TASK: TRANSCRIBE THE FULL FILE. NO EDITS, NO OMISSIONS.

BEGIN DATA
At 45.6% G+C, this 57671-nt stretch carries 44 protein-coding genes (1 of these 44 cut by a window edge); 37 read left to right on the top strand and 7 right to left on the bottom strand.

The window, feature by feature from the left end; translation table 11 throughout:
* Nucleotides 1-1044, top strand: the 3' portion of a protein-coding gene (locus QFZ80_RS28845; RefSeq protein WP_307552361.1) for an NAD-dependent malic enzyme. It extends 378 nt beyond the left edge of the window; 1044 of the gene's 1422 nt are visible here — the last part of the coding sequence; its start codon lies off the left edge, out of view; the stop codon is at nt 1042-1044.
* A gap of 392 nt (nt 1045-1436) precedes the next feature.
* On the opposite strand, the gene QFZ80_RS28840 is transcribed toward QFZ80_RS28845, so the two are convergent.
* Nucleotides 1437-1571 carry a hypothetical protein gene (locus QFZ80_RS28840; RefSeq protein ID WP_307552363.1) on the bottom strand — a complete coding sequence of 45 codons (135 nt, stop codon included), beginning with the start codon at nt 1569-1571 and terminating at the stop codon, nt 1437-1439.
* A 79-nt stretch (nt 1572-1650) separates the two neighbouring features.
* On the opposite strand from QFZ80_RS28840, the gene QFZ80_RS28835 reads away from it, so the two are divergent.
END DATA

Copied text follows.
At 45.6% G+C, this 57671-nt stretch carries 44 protein-coding genes (1 of these 44 cut by a window edge); 37 read left to right on the top strand and 7 right to left on the bottom strand.

The window, feature by feature from the left end; translation table 11 throughout:
* Nucleotides 1-1044, top strand: the 3' portion of a protein-coding gene (locus QFZ80_RS28845; RefSeq protein WP_307552361.1) for an NAD-dependent malic enzyme. It extends 378 nt beyond the left edge of the window; 1044 of the gene's 1422 nt are visible here — the last part of the coding sequence; its start codon lies off the left edge, out of view; the stop codon is at nt 1042-1044.
* A gap of 392 nt (nt 1045-1436) precedes the next feature.
* On the opposite strand, the gene QFZ80_RS28840 is transcribed toward QFZ80_RS28845, so the two are convergent.
* Nucleotides 1437-1571 carry a hypothetical protein gene (locus QFZ80_RS28840; RefSeq protein ID WP_307552363.1) on the bottom strand — a complete coding sequence of 45 codons (135 nt, stop codon included), beginning with the start codon at nt 1569-1571 and terminating at the stop codon, nt 1437-1439.
* A 79-nt stretch (nt 1572-1650) separates the two neighbouring features.
* On the opposite strand from QFZ80_RS28840, the gene QFZ80_RS28835 reads away from it, so the two are divergent.